What are the treatments for DVT?

DVT is most commonly treated with drugs known as anticoagulants, which can be taken orally (in pill form) or by injection. Anticoagulants are also called “blood thinners.”

Other treatments are used more rarely and only after discussion with your healthcare professional:

  • Drugs designed to “dissolve” the blood clot (or thrombosis);
  • A thrombectomy, which is surgery aimed at removing the blood clot.

DVT treatments

Goals of anticoagulant treatment

Duration of the anticoagulant treatment
The first goal of an anticoagulant is to prevent a blood clot from growing. The aim is to stop it from getting larger in size and moving through the bloodstream to the lungs. This treatment can also relieve the discomfort caused by the blockage. Anticoagulant treatment allows the body to get rid of the clot by dissolving it. 3 to 6 months in most cases
The second goal of the treatment is to prevent the formation of new blood clots. Several months or years

When choosing the type and duration of treatment, a discussion with your healthcare professional can help you understand the choices available.

The choice of treatment depends on your general state of health and will be adjusted if:

  • You have cancer or kidney disease;
  • You are pregnant or intend to breastfeed;
  • You are taking other medication with consequences for the treatment.

The duration of the treatment depends on the cause of the problem and can range from a few months to several years.

  • For a temporary or reversible cause (ex., hip surgery): the treatment can last approximately 3 months;
  • If a specific cause has not been identified and there is a high risk of a new thrombus, the treatment will be extended (several years);
  • Certain medical conditions also require prolonged treatment when these causes are still present (in the case of an active cancer or inflammatory disease, for example).

DVT & PE: Choosing whether to treat or not?

The different anticoagulants

Several types of anticoagulants are available for the treatment of DVT and PE. Your doctor will discuss the different options with you and help you choose the most appropriate treatment for your situation. The different treatment options are presented below.

Forms of anticoagulants Explanation
Intravenous treatment (directly in the veins)

This treatment is administered at the hospital using heparin.
Treatment by subcutaneous injection (stomach or thigh)

This treatment with low-molecular-weight heparin can be started in the hospital, but is then continued at home. You can inject it yourself, or you can get help from a nurse or a family member who has learned the technique.
A tablet (pill) taken orally

Warfarine (Coumadin™) a medication with a long history of use)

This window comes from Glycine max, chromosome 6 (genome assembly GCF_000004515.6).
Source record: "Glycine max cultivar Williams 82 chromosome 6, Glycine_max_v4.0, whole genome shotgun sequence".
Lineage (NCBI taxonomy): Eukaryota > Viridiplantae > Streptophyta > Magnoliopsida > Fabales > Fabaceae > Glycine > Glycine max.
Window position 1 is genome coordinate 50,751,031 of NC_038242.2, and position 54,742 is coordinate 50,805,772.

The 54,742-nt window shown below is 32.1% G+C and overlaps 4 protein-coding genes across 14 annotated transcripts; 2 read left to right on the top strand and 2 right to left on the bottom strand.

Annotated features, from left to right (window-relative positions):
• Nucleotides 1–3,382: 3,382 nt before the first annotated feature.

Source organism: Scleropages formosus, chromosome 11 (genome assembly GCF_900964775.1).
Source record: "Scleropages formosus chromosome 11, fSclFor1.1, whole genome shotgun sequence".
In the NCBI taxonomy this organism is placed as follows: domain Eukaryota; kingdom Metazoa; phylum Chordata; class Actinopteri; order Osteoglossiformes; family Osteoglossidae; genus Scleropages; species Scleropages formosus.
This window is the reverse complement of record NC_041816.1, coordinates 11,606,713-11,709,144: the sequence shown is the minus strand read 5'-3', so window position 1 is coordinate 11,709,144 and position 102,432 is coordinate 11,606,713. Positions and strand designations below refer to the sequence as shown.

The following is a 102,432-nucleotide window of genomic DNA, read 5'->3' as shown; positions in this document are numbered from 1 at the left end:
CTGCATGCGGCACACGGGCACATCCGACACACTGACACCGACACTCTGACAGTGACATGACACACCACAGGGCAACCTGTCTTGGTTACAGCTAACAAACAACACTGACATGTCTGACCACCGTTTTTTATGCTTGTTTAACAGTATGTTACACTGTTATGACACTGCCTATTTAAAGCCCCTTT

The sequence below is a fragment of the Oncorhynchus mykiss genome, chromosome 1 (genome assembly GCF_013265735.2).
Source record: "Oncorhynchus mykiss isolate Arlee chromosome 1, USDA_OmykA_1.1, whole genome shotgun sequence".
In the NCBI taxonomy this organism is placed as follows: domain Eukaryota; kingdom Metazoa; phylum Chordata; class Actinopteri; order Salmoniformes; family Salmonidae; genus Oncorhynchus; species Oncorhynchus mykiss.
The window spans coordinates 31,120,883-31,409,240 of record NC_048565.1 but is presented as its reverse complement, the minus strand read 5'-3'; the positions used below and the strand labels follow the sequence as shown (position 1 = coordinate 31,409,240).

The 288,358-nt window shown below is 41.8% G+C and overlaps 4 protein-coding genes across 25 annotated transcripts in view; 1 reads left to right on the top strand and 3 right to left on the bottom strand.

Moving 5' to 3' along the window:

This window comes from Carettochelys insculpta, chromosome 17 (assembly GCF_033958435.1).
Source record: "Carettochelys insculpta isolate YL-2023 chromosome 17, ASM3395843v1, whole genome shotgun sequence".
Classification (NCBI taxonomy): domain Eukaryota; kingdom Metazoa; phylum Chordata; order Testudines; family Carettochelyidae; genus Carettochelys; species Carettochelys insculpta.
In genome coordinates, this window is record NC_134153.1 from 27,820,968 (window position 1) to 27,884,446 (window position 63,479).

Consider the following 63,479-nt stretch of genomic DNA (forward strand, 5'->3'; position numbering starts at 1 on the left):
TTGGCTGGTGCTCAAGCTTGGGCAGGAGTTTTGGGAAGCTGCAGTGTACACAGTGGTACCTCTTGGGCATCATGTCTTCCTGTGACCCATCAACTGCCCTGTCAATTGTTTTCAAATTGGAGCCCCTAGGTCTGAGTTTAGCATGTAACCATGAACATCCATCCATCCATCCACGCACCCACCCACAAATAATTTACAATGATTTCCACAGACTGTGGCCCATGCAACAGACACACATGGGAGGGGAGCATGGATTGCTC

The tablet is taken once a day.
Frequent blood tests are necessary at the outset of treatment in order to adjust the dosage. Afterwards, blood tests are performed every 6 to 12 weeks.
Follow-up can be done in healthcare clinics and pharmacies.

Direct oral anticoagulants
Apixaban: Eliquis™
Dabigatran: Pradaxa™
Edoxaban: Lixiana™
Rivaroxaban: Xarelto™

The treatment has existed for several years. Blood tests are not necessary for follow-up.

What are the side effects of anticoagulant treatment?

Anticoagulant treatment is usually well-tolerated, with very few side effects. When the treatment is done by injection, it can be uncomfortable and cause bruising at the injection site. These reactions are often minor and without adverse effect.

Since the purpose of the treatment is to thin the blood, the main risk of anticoagulants is bleeding. If you are taking an anticoagulant and you are injured (a cut or fall) or during menstruation in women, the bleeding may be slightly heavier. In almost all cases, the bleeding is light and stops on its own, without further treatment.

If you are concerned about the risks associated with anticoagulant treatment, it is important to discuss your concerns with your healthcare professional.

If you are taking an anticoagulant and you have bleeding, it is important to discuss it with a healthcare professional.

If you see black or red blood in your stool, vomit, urine or sputum, seek medical advice immediately.

What are the benefits of anticoagulant treatment?

The main advantage of anticoagulant treatment is that it prevents blood clots that have already formed from growing in size. It also:

  • Prevents the blood clot from travelling to the lungs;
  • Alleviates the discomfort from symptoms;
  • Removes the blood clot by dissolving it;
  • Prevents the formation of new clots.

How can you participate in the choice of treatment?

The first step is to talk to healthcare professionals and to seek out information, like you’re doing now by accessing this portal.

In most cases, treatment with an anticoagulant offers more benefits (improvement of symptoms and prevention of blood clot growth and the formation of new clots) than risks (bleeding).

When choosing a treatment, your physician will take into account your health and your preferences.

Compression stockings are not a treatment for DVT and PE. They can be used to improve symptoms related to leg swelling following deep vein thrombosis and to prevent long-term complications.